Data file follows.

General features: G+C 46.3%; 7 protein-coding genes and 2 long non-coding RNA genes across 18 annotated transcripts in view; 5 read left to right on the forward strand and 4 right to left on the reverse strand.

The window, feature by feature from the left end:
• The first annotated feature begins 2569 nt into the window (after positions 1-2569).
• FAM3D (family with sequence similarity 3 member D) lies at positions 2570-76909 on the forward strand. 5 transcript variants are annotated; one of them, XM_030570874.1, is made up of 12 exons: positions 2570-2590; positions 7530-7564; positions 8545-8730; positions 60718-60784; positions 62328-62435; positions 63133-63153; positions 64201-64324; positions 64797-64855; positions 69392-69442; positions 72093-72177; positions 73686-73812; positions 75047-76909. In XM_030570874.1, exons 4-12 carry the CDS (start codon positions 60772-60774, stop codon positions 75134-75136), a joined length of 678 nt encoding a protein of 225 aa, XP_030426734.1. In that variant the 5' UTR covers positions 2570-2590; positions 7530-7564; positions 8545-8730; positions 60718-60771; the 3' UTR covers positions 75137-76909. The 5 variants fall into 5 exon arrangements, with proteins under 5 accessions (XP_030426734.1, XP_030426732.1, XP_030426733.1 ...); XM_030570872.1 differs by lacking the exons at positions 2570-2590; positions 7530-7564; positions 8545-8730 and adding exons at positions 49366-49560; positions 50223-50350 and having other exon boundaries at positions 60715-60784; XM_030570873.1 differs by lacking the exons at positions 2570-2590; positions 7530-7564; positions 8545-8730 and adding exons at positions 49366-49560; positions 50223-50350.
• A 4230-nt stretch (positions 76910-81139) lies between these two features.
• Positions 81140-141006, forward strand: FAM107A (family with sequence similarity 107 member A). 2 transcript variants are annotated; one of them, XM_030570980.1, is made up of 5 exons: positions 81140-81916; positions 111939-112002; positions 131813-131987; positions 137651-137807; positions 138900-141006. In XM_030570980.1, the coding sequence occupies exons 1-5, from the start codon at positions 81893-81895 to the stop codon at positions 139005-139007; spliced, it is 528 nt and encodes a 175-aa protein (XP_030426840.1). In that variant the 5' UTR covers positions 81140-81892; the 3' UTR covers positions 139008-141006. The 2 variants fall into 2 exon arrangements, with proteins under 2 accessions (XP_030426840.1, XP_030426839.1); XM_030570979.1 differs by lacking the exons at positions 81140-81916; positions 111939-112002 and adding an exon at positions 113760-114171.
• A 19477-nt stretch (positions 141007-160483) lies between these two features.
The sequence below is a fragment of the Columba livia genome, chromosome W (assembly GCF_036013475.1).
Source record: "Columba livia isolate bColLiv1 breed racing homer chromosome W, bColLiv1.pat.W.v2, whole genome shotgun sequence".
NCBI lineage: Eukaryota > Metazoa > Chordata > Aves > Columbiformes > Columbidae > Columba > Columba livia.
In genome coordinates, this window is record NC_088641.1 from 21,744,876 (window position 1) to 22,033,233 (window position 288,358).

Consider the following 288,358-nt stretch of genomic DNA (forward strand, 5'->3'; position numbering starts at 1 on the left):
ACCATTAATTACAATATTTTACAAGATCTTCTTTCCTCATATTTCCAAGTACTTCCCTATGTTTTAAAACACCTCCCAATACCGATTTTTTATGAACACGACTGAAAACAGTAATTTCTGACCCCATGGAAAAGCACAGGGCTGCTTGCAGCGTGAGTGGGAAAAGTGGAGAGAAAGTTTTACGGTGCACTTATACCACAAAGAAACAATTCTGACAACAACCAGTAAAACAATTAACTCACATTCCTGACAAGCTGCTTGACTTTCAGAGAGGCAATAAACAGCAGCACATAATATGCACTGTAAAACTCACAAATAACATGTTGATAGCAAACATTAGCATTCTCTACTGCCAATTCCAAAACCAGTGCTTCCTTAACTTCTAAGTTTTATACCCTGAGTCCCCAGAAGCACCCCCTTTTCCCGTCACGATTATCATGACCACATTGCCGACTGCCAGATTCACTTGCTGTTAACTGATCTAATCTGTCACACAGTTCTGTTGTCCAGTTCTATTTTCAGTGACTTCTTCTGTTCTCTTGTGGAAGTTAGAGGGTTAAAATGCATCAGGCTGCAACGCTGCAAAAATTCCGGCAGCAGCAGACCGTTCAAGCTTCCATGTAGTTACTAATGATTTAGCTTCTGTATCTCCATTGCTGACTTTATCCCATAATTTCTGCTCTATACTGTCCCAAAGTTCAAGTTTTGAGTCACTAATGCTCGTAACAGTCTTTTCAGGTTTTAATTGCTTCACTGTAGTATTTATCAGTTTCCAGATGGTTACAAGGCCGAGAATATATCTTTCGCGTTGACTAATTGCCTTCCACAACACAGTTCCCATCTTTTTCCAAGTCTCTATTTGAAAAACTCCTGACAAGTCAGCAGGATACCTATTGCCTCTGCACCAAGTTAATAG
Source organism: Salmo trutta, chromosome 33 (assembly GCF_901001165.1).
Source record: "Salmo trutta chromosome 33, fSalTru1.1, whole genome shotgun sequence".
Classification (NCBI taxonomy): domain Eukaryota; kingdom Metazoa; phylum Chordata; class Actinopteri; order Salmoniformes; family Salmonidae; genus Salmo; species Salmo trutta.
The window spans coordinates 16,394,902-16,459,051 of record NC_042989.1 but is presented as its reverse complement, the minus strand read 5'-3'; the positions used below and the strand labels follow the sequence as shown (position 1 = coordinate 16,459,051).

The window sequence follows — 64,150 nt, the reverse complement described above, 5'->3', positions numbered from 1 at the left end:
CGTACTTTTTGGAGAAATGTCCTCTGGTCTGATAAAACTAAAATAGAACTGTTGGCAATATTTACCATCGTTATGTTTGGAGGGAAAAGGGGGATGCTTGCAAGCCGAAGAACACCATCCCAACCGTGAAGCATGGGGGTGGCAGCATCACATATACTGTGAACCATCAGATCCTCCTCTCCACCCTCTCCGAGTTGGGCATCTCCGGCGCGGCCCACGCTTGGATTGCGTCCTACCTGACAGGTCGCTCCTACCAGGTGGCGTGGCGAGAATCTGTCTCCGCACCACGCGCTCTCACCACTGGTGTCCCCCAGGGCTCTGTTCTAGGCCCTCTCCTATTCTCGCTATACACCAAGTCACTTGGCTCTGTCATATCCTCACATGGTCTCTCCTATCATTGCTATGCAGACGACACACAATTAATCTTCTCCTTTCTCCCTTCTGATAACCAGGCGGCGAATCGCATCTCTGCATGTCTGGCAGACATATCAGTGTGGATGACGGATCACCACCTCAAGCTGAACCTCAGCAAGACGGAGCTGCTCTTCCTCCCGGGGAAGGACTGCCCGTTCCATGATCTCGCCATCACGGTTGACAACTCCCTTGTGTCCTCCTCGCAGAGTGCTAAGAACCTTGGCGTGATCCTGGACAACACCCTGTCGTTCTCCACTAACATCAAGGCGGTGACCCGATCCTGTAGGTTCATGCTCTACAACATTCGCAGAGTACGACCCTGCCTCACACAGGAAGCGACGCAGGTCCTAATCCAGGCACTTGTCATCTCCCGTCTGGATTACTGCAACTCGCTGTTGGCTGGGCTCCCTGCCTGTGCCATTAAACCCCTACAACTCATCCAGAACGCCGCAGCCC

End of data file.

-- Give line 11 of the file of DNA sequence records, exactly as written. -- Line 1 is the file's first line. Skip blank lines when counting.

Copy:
In genome coordinates, this window is record NC_088641.1 from 21,744,876 (window position 1) to 22,033,233 (window position 288,358).